Salmonella has been reported to be presence both in raw and processed foods worldwide. In this study, the prevalence, quantification and antibiotic susceptibility of Salmonella isolated from raw vegetables or locally known as ulam such as asiatic pennywort (Centella asiatica (L) Urb), water dropwort (Oenanthe javanica (Blume) DC), long bean (Vigna sinensis EndL), and winged bean (Psophocarpus tetragonolobus (L) DC) obtained from retail markets in Selangor, Malaysia were carried out. From 96 samples tested, the overall prevalence of Salmonella spp. was 97.9%, Salmonella Enteritidis was 54.2% and Salmonella Typhimurium was 82.3% respectively. Samples were contaminated with Salmonella ranging from < 3 to 2400 MPN/g. Salmonella Enteritidis and Salmonella Typhimurium isolates obtained from the raw vegetables (ulam) were found to exhibit high resistance against ampicillin (100%), erythromycin (100%), amoxicillin/clavunic acid (81.3%), cephalothin (75%), streptomycin (50%) and ciprofloxacin (50%). All Salmonella isolates showed multi drug resistant (MDR) profile with each isolate being resistant to 3 or more antibiotics. The multiple antibiotic resistance (MAR) index of Salmonella isolates ranged from 0.27 to 0.55 for Salmonella Enteritidis and 0.27 to 0.82 for Salmonella Typhimurium. The presence of Salmonella on raw vegetables (ulam) and high antibiotic resistance isolates indicated that raw vegetables could be contaminated and thus imposes possible health risk to local consumers.
Radiation processing has been employed successfully for value addition of food and agricultural products. Preliminary studies were undertaken to evaluate the changes induced by ionizing radiation (up to 30 kGy), in the form of gamma irradiation and electron beam irradiation, on some quality attributes and nutritive values of nutraceutically valued lotus seeds. Significant loss in seed firmness was recorded between control and irradiated seeds, irrespective of radiation source. Similarly, the specific viscosity of irradiated lotus seeds decreased significantly up to a dose of 7.5 kGy. Starch increased after exposure to gamma or electron beam irradiation, whereas the total phenolic contents were decreased. Gamma irradiation revealed an enhancement in protein, while the electron beam showed a decrease. Partial oxidation of the seeds during radiation treatments might have occurred as evidenced from the decomposition profiles (thermogravimetry) during heating. It is evident that ionizing radiation brought about significant and variable changes in the quality and nutritive values of lotus seed. Further exploration of this technology for safety and quality is warranted.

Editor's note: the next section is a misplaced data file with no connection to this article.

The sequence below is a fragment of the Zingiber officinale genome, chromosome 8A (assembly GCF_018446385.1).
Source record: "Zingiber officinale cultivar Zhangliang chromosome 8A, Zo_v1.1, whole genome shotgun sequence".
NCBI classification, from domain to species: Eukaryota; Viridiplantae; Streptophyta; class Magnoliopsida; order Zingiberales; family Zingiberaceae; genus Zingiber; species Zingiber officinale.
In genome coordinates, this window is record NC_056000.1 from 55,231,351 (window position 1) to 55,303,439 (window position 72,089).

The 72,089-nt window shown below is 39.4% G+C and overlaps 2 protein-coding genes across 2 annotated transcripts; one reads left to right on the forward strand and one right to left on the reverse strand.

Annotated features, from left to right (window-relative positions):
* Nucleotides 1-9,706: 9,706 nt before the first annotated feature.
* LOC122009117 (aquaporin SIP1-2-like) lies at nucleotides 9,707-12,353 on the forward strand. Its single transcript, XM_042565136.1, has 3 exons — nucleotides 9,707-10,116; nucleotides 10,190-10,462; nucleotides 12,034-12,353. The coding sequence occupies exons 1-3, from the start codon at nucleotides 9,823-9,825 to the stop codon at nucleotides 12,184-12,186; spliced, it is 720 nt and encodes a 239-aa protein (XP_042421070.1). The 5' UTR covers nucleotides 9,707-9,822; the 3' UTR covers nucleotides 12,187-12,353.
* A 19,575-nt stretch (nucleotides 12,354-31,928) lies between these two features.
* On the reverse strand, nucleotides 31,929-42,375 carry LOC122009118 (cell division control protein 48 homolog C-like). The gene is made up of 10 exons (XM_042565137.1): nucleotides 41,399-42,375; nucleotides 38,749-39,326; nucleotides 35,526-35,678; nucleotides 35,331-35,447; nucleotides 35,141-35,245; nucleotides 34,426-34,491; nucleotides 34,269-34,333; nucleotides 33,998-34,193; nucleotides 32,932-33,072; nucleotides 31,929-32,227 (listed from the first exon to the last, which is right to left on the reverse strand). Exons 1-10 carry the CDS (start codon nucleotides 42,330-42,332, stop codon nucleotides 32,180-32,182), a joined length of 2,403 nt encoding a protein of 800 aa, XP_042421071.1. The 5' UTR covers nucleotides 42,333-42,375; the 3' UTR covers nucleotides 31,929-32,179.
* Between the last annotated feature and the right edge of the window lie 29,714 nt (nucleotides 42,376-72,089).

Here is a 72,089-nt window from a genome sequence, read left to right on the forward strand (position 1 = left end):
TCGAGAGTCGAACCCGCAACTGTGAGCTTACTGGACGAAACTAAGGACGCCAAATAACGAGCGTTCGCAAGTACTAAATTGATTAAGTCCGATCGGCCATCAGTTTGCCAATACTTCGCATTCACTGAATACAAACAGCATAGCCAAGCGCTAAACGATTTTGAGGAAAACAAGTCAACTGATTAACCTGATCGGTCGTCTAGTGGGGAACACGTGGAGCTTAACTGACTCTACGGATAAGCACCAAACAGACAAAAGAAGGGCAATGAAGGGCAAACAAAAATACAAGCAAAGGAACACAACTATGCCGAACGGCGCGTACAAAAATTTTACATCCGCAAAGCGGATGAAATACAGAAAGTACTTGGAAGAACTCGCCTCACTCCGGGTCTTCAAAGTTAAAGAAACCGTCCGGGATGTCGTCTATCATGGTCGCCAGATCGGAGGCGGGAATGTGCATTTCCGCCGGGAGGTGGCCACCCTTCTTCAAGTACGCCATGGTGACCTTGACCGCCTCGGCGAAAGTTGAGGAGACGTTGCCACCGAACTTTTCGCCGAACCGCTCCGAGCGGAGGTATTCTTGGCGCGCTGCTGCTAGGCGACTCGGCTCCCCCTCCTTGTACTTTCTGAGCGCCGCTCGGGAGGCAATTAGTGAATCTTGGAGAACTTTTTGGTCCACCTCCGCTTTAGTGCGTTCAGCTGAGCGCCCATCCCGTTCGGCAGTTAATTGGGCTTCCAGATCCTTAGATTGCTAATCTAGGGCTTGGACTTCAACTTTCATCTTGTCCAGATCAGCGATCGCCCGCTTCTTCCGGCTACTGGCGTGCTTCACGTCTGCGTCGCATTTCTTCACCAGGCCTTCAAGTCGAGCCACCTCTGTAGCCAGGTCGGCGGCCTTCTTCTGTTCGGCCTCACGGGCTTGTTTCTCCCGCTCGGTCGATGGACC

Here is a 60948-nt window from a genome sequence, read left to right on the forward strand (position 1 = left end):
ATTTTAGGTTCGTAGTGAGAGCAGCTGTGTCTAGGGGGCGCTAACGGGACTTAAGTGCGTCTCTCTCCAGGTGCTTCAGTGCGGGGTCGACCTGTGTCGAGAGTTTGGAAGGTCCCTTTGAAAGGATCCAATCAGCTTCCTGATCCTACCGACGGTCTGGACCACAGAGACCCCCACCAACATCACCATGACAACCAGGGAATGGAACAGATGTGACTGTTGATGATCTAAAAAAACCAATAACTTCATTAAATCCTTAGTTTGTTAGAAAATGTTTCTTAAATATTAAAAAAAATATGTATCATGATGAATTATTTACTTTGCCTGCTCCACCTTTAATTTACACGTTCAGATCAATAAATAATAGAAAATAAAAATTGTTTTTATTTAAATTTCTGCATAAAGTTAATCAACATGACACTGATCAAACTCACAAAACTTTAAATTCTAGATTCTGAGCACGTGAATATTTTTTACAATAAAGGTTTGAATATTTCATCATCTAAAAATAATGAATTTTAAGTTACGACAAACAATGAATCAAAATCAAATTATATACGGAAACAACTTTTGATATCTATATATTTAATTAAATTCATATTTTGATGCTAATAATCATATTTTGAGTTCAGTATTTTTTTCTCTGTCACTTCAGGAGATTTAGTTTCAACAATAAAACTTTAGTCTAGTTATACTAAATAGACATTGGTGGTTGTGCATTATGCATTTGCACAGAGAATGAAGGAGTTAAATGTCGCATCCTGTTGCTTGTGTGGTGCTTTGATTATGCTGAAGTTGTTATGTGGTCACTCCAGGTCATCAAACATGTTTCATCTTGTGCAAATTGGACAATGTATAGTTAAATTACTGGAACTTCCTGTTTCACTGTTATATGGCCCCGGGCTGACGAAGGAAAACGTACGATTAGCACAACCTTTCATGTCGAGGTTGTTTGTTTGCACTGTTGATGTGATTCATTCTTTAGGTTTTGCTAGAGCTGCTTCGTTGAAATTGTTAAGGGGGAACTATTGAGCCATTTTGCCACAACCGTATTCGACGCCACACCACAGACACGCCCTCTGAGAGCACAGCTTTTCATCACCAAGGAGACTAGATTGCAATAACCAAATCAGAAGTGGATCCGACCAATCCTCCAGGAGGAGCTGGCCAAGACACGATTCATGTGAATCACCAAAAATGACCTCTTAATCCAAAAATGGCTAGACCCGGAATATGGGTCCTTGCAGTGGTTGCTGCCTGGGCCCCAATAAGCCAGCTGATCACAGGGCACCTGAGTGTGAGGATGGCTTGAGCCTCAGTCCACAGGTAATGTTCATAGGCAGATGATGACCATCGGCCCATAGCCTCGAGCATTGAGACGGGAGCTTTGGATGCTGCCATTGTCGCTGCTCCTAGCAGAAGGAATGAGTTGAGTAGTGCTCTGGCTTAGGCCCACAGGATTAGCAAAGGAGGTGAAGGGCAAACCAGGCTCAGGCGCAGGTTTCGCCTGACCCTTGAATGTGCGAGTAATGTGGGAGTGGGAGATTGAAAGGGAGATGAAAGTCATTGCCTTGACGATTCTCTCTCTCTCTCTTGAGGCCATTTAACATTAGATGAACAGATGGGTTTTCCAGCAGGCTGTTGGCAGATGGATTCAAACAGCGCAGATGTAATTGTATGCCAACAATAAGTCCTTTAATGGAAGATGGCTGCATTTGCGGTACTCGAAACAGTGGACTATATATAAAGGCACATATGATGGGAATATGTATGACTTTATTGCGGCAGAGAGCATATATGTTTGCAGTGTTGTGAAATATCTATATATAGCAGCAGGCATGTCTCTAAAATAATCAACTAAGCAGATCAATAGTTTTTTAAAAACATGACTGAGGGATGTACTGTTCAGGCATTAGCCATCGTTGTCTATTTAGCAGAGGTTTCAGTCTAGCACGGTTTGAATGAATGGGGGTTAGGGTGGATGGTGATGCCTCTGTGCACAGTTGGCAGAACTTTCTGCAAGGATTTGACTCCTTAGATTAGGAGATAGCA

A survey was conducted to investigate the level of consumption of ‘ulam’ in Selangor State among 252 adults (> 17 years) (male 28.6%, female 71.4%) of major ethnics (Malays-51.6%; Chinese-30.5%; Indians-17.5%) with the mean age of 42.7 ± 13.9 years. Consumption data were collected using 24 hours duplicate samples together with questionnaire on perceptions of ‘ulam.’ Results showed that ‘ulam’ was preferred by majority of the subjects (82.1%), especially amongst Malays (92.3%). A total of 52% of the subjects consumed partially or boiled ‘ulam.’ Factors that affect their preferences on ‘ulam’ were the perception of therapeutic effects of the ‘ulam’ towards health, its good taste and unique
aroma. The most consumed ‘ulam’ were cucumber (Cucumis sativus) (60.6%) ‘kacang botol’ (Psophocarpus tetragonolobus) (33%), Indian pennywort (Hydrocotyle asiatica) (31.5%), lettuce (Lactuca sativa) (27.6%), ‘petai’ (Parkia speciosa) (29%) and ‘ulam raja’ (Cosmos caudatus) (21.9%). The most preferred partially or boiled ‘ulam’
were tapioca shoot (Manihot esculenta) (31.5%), ocra (Hibiscus esculentus) (12.5%) and ‘jantung pisang’ (Musa sapientum) (20.1%). There was no significant difference (P > 0.05) amongst the three different ethnic groups on the consumption of ‘ulam’ and the median for total intake per day was within the range of 30-39 g/day. Ulam is a potential
source for increasing vegetable consumption to meet recommendation by World Health Organization (WHO), which is 400 g per day.
Keywords: Adults; perception; ‘ulam;’ Selangor State